21 March 2021
American Rachel Van Lear developed signs, also called symptoms, of COVID-19 on March 11, 2020. That same day, medical experts declared the disease a pandemic, meaning the new coronavirus was spreading internationally.
Now, a year later, Van Lear is still waiting for her COVID-19 symptoms to disappear -- and for experts to come up with some answers.
The Texas woman is among tens of thousands of COVID patients known as long-haulers. Long-haulers have symptoms that continue or reappear months after they first became infected with coronavirus.
It is unclear how many people are experiencing the condition and why it is happening. "We're faced with a mystery," said Dr. Francis Collins, chief of the United States National Institutes of Health.
How many people are affected, and how long does it last? Is it limited to COVID-19 disease or can other infections lead to the condition? Could some symptoms be unrelated to COVID-19?
The U.S. Congress is providing $1 billion to Collins' agency, the NIH, to seek answers for those questions and more. So, the NIH is designing studies to follow at least 20,000 people who have had COVID-19.
Collins said the agency has never dealt with a long-hauler condition as widespread before. "We don't have time to waste," he said about the research.
There have been an estimated 30 million U.S. cases of COVID-19, and 119 million worldwide. Even a small percentage of patients that develop long-term health issues could become a major problem.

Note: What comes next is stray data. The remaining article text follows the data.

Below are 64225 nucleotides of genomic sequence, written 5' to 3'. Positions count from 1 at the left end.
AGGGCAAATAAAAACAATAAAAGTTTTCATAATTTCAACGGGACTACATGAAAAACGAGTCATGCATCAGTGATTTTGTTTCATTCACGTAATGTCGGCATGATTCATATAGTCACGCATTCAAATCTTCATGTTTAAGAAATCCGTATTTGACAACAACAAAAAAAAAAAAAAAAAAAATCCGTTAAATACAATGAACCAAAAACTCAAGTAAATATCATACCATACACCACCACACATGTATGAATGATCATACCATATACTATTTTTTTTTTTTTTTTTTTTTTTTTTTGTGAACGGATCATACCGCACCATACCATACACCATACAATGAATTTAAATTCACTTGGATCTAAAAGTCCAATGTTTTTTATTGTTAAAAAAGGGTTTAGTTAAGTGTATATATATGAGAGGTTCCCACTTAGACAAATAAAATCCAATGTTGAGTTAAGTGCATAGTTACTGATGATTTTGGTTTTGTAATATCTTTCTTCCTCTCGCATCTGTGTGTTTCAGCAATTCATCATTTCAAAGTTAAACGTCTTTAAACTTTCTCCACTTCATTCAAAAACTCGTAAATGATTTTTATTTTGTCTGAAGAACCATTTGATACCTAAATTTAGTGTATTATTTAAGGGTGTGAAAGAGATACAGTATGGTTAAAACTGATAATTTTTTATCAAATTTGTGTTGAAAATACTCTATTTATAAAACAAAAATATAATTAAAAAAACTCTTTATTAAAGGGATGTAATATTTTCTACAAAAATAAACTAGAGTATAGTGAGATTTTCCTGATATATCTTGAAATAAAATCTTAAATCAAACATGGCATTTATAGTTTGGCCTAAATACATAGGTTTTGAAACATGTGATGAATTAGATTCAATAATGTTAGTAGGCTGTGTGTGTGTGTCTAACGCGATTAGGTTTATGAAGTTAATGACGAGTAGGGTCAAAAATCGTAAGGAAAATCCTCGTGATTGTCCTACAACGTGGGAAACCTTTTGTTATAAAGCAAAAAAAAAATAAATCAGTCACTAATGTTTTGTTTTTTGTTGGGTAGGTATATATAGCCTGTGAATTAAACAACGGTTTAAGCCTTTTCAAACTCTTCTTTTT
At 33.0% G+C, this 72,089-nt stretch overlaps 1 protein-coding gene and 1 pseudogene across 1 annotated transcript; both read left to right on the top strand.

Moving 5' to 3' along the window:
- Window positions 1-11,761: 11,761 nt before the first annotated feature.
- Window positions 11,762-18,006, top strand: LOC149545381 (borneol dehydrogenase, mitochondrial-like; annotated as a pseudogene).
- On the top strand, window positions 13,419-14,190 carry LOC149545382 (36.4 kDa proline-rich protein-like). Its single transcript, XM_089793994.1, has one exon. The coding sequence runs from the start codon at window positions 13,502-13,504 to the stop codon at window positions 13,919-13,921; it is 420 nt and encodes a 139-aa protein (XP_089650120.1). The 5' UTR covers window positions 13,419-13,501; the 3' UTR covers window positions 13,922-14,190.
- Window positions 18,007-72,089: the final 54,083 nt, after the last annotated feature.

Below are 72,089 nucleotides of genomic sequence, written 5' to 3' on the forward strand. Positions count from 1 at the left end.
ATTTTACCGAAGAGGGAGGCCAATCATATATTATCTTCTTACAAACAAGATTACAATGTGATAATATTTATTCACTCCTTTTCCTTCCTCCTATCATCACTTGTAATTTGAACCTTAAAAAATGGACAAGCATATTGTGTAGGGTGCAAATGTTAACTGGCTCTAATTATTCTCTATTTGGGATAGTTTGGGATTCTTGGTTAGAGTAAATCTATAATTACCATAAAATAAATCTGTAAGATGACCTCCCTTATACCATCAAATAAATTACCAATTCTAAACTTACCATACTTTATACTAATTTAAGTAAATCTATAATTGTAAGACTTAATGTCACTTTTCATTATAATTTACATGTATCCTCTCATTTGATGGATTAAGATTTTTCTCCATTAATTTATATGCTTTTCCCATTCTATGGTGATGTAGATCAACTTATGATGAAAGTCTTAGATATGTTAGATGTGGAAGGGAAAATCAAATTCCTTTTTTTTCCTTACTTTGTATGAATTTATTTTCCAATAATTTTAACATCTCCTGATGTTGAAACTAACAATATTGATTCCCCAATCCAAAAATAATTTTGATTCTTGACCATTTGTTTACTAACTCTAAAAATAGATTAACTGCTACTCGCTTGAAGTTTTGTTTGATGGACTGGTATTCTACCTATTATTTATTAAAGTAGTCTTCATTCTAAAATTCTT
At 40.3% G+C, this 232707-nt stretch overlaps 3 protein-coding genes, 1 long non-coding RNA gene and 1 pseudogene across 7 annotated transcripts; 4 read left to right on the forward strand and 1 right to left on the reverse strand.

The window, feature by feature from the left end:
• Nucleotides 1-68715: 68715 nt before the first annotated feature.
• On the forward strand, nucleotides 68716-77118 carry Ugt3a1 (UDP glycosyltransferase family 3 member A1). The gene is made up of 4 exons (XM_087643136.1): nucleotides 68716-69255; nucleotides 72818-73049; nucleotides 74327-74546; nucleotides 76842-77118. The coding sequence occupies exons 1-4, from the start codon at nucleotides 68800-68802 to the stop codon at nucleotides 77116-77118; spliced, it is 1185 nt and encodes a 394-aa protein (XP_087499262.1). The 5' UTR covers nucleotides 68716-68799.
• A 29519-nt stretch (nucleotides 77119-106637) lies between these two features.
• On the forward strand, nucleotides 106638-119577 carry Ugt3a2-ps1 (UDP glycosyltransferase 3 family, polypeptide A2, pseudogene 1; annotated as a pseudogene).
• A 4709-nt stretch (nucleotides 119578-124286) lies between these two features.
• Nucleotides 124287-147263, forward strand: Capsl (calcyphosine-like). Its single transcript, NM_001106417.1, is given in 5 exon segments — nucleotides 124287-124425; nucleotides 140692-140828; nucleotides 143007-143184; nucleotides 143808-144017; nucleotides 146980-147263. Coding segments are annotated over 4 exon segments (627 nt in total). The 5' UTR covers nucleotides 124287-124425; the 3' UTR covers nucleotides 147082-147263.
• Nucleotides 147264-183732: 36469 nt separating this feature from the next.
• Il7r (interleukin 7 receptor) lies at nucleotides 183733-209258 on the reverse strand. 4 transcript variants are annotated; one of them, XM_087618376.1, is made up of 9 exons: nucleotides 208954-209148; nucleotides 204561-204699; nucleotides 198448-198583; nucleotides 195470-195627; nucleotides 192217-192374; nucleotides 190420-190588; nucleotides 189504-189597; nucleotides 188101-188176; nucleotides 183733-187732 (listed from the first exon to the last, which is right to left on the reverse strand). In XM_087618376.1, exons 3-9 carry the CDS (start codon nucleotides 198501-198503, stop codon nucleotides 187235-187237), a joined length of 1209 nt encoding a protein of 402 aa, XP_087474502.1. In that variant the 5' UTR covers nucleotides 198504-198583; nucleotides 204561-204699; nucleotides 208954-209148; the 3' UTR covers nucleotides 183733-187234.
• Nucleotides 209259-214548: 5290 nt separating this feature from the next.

The many reported symptoms of long-haul COVID include extreme tiredness, pain and shortness of breath. Sleeping problems, and difficulty thinking, often called "brain fog," are also common.
And, medical experts have reported organ damage among long-haulers, including lung scarring and enlarging of the heart.
Scientists aim to understand whether these symptoms are directly linked to the virus or to some other health issue.
"Is it just a very delayed recovery or is it something even more alarming and something that becomes the new normal?" Collins said.
There are few stories about what might be causing the long-lasting symptoms. One is that the virus remains in the body at very low levels but still causes organ or tissue damage.
Another possibility is that the virus activates the body's natural defense system and somehow prevents that system from returning to normal.
A third idea is that the virus causes small blockages to form in blood vessels, the tubes through which blood travels.
The 35-year old Van Lear says she was in great health when she got COVID-19. She was a busy mother of three who exercised often.
First came a chest cold, then a rise in body temperature. Testing showed she did not have a flu infection.
Soon after, she developed severe headaches, fatigue and stomach sickness. Her symptoms were so severe she sought emergency room treatment.
"I was very scared because no one could tell me what was going to happen to me," Van Lear said.
Over the next several months, symptoms would come and go: burning lungs, a very fast heartbeat, shaking hands and hair loss. While most have disappeared, she still sometimes experiences a racing heartbeat.
Van Lear is a member of Survivor Corps, one of several online support groups formed during the COVID health crisis. The group has thousands of members. Some are taking part in studies to help speed research.
I'm John Russell.
Lindsey Tanner reported on this story for the Associated Press. John Russell adapted it for VOA Learning English. Caty Weaver was the editor.
Words in This Story
scar – v. to make marks on (something) that show damage or wear
alarm – v. to cause (someone) to feel a sense of danger : to worry or frighten (someone)